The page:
The Washington PostDemocracy Dies in Darkness

An unlikely winner in the China-U.S. trade war? A French businessman’s book about his battle with the DOJ.

Chinese copies of "Le Piège Américain" or "The American Trap" are displayed for sale in a coffee bar at the Huawei Songshan Lake New Campus in China. (Jason Lee/Reuters)

A new book is climbing the bestseller lists in China. Originally published in French under the title “Le Piège Américain,” or “The American Trap,” the book is a work by Frédéric Pierucci, a former executive of French energy and transport giant Alstom who spent two years in a U.S. prison for his role in a bribery scandal.

Since publishing in China on May 1, the Chinese-language version of the book has topped the “new book” list on Dangdang, a popular Chinese e-commerce site, and come in first on the overall sales list on Amazon’s Chinese website. It has also ranked second among business-management books on, another popular site, where it has 17,000 customer reviews as of this week.

But Chinese readers aren’t necessarily interested in a tale about French rail transport or energy systems. Instead, the book’s success seems to be related to the critical view Pierucci presents of American legal influence abroad.

The book’s sales in China seem to have risen since it was spotted last month on the desk of Ren Zhengfei, the founder of the embattled telecom company Huawei, currently at the center of U.S.-China hostilities. Huawei’s headquarters in Shenzhen has been giving out the books as gifts to recent visitors.

On Dangdang and, booksellers have made the parallel between the two cases obvious with a blurb calling Pierucci the victim of the “French version of the Huawei incident.”

Pierucci’s book opens with his arrest upon his arrival in New York in April 2013 on accusations of financial crimes by the Justice Department under the U.S. Foreign Corrupt Practices Act. The French executive eventually pleaded guilty to his role in a worldwide bribery scandal, and his company agreed to pay $772 million in fines.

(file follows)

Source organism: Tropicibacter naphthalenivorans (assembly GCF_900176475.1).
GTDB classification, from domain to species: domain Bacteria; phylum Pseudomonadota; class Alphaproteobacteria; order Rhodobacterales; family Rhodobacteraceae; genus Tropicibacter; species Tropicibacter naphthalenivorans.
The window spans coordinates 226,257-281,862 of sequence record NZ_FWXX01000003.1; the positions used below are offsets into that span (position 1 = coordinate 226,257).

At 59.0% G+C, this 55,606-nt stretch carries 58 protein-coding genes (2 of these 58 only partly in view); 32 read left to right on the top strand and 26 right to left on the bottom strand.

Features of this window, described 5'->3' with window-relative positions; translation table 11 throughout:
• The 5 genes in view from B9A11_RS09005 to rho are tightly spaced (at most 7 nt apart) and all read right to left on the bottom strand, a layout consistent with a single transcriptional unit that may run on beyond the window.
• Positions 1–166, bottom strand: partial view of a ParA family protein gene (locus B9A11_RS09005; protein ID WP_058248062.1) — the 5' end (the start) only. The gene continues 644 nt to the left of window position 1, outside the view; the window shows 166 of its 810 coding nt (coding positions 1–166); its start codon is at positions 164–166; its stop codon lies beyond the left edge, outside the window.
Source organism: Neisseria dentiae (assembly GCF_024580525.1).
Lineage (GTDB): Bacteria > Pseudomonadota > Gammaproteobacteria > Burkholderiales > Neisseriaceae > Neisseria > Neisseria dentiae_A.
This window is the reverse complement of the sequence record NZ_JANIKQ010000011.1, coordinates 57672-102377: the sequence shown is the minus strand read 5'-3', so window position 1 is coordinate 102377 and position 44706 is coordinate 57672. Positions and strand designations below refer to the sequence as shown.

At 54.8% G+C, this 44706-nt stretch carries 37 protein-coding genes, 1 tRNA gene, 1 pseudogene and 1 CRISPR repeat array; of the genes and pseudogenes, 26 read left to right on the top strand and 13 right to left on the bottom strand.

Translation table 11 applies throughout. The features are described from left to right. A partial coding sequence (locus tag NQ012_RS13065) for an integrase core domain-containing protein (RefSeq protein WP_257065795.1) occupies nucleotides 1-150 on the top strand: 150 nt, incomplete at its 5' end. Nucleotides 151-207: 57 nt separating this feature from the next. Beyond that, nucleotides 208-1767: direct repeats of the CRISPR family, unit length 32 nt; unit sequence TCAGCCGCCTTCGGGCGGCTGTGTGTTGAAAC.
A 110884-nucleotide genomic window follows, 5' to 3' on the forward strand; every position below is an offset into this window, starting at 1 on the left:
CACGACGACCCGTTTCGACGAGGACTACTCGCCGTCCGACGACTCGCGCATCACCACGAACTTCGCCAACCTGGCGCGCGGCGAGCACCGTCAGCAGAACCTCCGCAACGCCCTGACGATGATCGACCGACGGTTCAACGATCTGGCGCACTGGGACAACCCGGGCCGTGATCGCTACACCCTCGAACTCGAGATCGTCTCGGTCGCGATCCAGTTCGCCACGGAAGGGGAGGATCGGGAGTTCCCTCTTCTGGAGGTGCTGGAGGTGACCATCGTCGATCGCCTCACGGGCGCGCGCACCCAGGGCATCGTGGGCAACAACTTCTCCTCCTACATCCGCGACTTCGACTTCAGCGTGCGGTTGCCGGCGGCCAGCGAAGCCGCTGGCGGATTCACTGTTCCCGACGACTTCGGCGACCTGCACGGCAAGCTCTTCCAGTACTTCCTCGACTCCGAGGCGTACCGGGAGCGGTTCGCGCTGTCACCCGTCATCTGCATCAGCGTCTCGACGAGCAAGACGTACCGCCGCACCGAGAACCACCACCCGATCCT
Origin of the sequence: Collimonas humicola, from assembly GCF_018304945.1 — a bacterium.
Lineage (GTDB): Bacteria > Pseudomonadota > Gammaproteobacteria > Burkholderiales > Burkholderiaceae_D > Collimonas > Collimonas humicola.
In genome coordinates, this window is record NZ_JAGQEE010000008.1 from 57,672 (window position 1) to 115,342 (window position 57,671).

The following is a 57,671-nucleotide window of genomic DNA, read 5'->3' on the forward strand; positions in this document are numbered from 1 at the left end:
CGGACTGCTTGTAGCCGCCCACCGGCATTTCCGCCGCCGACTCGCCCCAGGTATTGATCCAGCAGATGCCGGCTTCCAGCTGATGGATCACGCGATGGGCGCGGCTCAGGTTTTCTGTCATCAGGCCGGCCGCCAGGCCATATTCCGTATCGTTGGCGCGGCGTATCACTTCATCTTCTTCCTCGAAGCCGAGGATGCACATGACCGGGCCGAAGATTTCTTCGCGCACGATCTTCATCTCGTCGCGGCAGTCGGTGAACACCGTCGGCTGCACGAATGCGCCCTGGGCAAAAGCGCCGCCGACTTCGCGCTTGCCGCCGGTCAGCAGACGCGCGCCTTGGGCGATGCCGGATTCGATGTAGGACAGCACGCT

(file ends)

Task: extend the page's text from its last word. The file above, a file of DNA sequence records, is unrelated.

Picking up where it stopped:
Bloomberg News reported earlier this year that the book, co-written with French journalist Matthieu Aron, is a “cautionary tale for globe-trotting executives at multinational companies increasingly facing the threat of litigation when they are allegedly on the wrong side of U.S. law.”

In the book, Pierucci describes two years of life in Pennsylvania and Rhode Island prisons and the backroom battles that influenced his case.

Pierucci’s case may seem familiar to Ren. His company is not only in the midst of a trade war with the United States, but his daughter and Huawei’s chief financial officer Meng Wanzhou was detained in Canada on Dec. 1 and is facing extradition to the United States for allegedly violating U.S. sanctions law.

In interviews with Chinese state media, the French author has highlighted the links between his case and the one facing Huawei. Notably, the anti-corruption investigation into Alstom came as U.S. conglomerate General Electric sought to acquire Alstom’s energy operations.

“They’re using their laws to impose on the rest of the world,” Pierucci said during an interview with Chinese state broadcaster CGTN last month. “They are making laws, what we say as extraterritorial, that means they can touch every company and every employee in the world as long as they are a small link to the U.S. market.”

On the Chinese social media platform Weibo, the book has become a subject of debate and discussion — one user noted that it was the only book in the airport lounge in Shenzhen, a reflection of how keenly it is being considered in China’s technology capital.

Some analysts have said it is wrong to compare the circumstances of Huawei to Alstom. Chen Litong, a Beijing-based lawyer, wrote for the news site Caixin that although Alstom was rightfully accused of corruption, the primary U.S. complaint against Huawei was that it jeopardized the “so-called national security of the United States.”

“The comparison is quite interesting, as it reflects Chinese people’s emotion toward the United States at the moment,” Wang Yiwei, a professor with the School of International Studies at Renmin University in Beijing, said in an interview with The Washington Post.

Wang added that the situations are not exactly the same, as Huawei is leading the field in the fundamental technological change of 5G telecommunications.

“Huawei’s challenge toward the United States and Alstom’s challenge toward the United States cannot be mentioned in the same breath,” Wang said. “Huawei’s challenge is more profound.”

Liu reported from Beijing.